Polling commissioned by the Young Women’s Trust has highlighted the isolation that young motherhood can bring. Of course, getting out and about the same as you did before is never easy once there’s a young child in the picture. For young mothers, however, the situation can be particularly difficult.

According to the report, over a quarter of young mothers leave the house just once a week or less, with some leaving just once a month.

Aside from all the usual challenges – like wrestling a colicky infant into their jacket, or pumping milk for the trip with one hand while making sure no-one is crawling into anything dangerous with the other – young mothers are more likely to suffer from a lack of support network, or to lack the confidence to approach mother-baby groups and other organisations designed to help. In fact, some 68 per cent of young mothers said they had felt unwelcome in a parent and toddler group.

Davies paints what research suggests is a common picture.

“Motherhood had alienated me from my past. While all my friends were off forging a future for themselves, I was under a mountain of baby clothes trying to navigate my new life. Our schedules were different and it became hard to find the time.”

“No one ever tells you that when you have a child you will feel an overwhelming sense of love that you cannot describe, but also an overwhelming sense of loneliness when you realise that your life won’t be the same again.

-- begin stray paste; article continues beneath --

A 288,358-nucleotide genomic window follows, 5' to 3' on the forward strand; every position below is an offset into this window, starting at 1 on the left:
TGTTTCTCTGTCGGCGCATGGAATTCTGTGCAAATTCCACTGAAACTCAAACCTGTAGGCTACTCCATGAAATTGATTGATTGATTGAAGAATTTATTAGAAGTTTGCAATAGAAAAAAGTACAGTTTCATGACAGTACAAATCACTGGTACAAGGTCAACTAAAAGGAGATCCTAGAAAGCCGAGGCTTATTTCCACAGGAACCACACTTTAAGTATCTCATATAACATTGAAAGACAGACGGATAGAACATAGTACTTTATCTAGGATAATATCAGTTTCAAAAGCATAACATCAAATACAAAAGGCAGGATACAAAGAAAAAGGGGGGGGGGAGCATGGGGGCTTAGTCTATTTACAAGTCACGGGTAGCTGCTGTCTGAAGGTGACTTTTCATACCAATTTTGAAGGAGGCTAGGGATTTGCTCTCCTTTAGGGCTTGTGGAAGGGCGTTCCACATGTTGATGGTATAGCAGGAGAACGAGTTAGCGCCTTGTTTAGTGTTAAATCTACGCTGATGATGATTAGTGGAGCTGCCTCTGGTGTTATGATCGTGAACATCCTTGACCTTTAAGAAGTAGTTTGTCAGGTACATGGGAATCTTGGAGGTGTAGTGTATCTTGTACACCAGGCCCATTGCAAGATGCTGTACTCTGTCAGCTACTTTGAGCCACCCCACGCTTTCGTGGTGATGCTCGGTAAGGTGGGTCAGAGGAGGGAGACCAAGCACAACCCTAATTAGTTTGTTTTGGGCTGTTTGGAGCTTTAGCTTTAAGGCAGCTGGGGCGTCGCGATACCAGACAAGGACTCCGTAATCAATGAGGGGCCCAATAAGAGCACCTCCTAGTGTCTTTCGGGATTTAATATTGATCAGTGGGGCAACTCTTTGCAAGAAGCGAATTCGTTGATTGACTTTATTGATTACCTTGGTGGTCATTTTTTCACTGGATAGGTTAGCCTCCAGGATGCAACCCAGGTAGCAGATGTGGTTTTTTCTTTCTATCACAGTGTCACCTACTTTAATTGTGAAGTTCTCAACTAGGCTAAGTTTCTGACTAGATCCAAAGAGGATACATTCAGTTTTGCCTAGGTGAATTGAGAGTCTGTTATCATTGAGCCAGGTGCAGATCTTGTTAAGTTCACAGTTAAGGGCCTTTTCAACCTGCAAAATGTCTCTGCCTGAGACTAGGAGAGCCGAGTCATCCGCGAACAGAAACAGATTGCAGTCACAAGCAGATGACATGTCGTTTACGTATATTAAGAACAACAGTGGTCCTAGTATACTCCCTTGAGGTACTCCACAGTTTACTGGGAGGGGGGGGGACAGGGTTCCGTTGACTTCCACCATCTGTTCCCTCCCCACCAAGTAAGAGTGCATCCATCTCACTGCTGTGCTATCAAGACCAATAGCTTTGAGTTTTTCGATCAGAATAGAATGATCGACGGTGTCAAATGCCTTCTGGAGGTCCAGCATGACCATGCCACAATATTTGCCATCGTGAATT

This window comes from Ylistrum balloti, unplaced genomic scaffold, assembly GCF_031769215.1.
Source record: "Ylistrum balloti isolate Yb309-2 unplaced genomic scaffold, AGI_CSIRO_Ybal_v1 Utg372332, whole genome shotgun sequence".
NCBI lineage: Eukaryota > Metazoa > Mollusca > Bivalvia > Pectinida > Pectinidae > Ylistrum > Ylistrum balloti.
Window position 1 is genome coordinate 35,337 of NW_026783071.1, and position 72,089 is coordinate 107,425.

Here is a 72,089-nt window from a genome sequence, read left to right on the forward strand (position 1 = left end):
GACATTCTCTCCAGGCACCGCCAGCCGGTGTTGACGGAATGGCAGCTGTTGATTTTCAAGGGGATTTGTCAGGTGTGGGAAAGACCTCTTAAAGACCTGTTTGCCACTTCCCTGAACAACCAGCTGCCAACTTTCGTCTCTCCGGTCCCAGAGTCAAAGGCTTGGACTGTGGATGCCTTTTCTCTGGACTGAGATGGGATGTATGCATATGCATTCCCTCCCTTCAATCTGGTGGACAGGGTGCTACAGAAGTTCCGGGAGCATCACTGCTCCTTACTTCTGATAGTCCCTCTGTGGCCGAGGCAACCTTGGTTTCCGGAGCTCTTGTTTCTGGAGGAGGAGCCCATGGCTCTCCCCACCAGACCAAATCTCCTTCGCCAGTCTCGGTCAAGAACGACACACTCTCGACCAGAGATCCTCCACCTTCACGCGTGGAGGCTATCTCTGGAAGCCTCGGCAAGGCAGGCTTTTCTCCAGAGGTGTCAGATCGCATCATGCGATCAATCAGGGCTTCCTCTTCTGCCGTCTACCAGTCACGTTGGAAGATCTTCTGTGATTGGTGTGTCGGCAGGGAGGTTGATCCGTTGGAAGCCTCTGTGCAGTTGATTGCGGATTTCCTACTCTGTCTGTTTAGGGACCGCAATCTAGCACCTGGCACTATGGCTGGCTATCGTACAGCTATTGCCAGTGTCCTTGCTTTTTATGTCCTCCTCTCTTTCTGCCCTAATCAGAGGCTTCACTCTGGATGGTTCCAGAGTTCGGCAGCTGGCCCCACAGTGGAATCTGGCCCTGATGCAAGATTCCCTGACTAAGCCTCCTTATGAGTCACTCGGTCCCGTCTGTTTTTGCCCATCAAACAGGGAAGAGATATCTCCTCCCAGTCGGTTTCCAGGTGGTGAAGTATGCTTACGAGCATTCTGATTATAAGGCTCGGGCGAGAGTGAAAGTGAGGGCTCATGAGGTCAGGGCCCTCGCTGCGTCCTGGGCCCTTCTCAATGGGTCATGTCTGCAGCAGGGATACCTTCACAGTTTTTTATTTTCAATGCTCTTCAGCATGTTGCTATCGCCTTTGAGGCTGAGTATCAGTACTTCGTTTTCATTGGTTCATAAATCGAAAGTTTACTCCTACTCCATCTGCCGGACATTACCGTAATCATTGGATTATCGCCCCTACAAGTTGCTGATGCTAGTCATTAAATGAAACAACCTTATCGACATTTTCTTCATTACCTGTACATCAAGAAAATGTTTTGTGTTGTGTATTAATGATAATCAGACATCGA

More than half of 16 to 24-year-olds surveyed said that they felt lonelier since becoming a mother, with more than two-thirds saying they had fewer friends than before. Yet making new friends can be hard, too, especially given the judgement young mothers can face. In fact, 73 per cent of young mothers polled said they’d experienced rudeness or unpleasant behaviour when out with their children in public.

As Davies puts it, “Trying to find mum friends when your self-confidence is at rock bottom is daunting. I found it easier to reach out for support online than meet people face to face. Knowing they couldn’t judge me on my age gave me comfort.”

While online support can help, however, loneliness can still become a problem without friends to visit or a workplace to go to. Many young mothers said they would be pleased to go back to work – and would prefer to earn money rather than rely on benefits. After all, typing some invoices, or getting back on the tills, doesn’t just mean a paycheck – it’s also a change to speak to someone old enough to understand the words “type”, “invoice” and “till”.

As Young Women’s Trust chief executive Dr Carole Easton explains, “More support is needed for young mothers who want to work. This could include mentoring to help ease women’s move back into education or employment.”

But mothers going back to work don’t only have to grapple with childcare arrangements, time management and their own self-confidence – they also have to negotiate with employers. Although the 2003 Employment Act introduced the right for parents of young children to apply to work flexibly, there is no obligation for their employer to agree. (Even though 83 per cent of women surveyed by the Young Women’s Trust said flexible hours would help them find secure work, 26 per cent said they had had a request turned down.)

Dr Easton concludes: “The report recommends access to affordable childcare, better support for young women at job centres and advertising jobs on a flexible, part-time or job share basis by default.”

Stephanie Boland is digital assistant at the New Statesman. She tweets at @stephanieboland